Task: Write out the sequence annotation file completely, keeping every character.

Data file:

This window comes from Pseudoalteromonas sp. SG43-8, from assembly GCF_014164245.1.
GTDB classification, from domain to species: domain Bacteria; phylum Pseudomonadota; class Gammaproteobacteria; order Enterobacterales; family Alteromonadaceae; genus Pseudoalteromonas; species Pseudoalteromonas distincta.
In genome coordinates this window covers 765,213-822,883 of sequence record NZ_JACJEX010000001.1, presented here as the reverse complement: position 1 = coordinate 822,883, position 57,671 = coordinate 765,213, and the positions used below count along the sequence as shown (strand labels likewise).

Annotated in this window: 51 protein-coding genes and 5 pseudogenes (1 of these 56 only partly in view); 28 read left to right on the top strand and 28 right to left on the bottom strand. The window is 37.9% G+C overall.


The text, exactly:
This window comes from Pseudoalteromonas sp. SG43-8, from assembly GCF_014164245.1.
GTDB classification, from domain to species: domain Bacteria; phylum Pseudomonadota; class Gammaproteobacteria; order Enterobacterales; family Alteromonadaceae; genus Pseudoalteromonas; species Pseudoalteromonas distincta.
In genome coordinates this window covers 765,213-822,883 of sequence record NZ_JACJEX010000001.1, presented here as the reverse complement: position 1 = coordinate 822,883, position 57,671 = coordinate 765,213, and the positions used below count along the sequence as shown (strand labels likewise).

Annotated in this window: 51 protein-coding genes and 5 pseudogenes (1 of these 56 only partly in view); 28 read left to right on the top strand and 28 right to left on the bottom strand. The window is 37.9% G+C overall.